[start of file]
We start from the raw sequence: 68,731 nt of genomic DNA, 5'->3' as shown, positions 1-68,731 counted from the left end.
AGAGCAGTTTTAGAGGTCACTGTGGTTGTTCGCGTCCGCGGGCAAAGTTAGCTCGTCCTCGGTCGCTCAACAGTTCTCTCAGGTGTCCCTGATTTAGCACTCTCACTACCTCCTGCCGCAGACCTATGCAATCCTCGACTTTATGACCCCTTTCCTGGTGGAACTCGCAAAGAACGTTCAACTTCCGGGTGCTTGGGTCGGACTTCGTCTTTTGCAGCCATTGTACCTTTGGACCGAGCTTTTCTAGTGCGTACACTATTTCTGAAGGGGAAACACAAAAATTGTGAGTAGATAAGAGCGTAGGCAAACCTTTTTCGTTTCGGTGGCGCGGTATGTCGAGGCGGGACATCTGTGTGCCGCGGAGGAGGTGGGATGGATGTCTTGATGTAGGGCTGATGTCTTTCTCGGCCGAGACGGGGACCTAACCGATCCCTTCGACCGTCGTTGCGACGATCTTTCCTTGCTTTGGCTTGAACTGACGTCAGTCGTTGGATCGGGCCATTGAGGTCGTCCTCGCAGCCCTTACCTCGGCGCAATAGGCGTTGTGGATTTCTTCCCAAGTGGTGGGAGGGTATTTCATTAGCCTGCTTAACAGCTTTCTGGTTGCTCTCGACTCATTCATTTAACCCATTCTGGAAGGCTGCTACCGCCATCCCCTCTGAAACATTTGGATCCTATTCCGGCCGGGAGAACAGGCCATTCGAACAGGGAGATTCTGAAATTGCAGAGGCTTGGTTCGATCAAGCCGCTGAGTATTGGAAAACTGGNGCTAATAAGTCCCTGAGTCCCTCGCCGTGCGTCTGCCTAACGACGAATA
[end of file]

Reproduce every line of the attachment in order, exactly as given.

We start from the raw sequence: 68,731 nt of genomic DNA, 5'->3' as shown, positions 1-68,731 counted from the left end.
AGAGCAGTTTTAGAGGTCACTGTGGTTGTTCGCGTCCGCGGGCAAAGTTAGCTCGTCCTCGGTCGCTCAACAGTTCTCTCAGGTGTCCCTGATTTAGCACTCTCACTACCTCCTGCCGCAGACCTATGCAATCCTCGACTTTATGACCCCTTTCCTGGTGGAACTCGCAAAGAACGTTCAACTTCCGGGTGCTTGGGTCGGACTTCGTCTTTTGCAGCCATTGTACCTTTGGACCGAGCTTTTCTAGTGCGTACACTATTTCTGAAGGGGAAACACAAAAATTGTGAGTAGATAAGAGCGTAGGCAAACCTTTTTCGTTTCGGTGGCGCGGTATGTCGAGGCGGGACATCTGTGTGCCGCGGAGGAGGTGGGATGGATGTCTTGATGTAGGGCTGATGTCTTTCTCGGCCGAGACGGGGACCTAACCGATCCCTTCGACCGTCGTTGCGACGATCTTTCCTTGCTTTGGCTTGAACTGACGTCAGTCGTTGGATCGGGCCATTGAGGTCGTCCTCGCAGCCCTTACCTCGGCGCAATAGGCGTTGTGGATTTCTTCCCAAGTGGTGGGAGGGTATTTCATTAGCCTGCTTAACAGCTTTCTGGTTGCTCTCGACTCATTCATTTAACCCATTCTGGAAGGCTGCTACCGCCATCCCCTCTGAAACATTTGGATCCTATTCCGGCCGGGAGAACAGGCCATTCGAACAGGGAGATTCTGAAATTGCAGAGGCTTGGTTCGATCAAGCCGCTGAGTATTGGAAAACTGGNGCTAATAAGTCCCTGAGTCCCTCGCCGTGCGTCTGCCTAACGACGAATA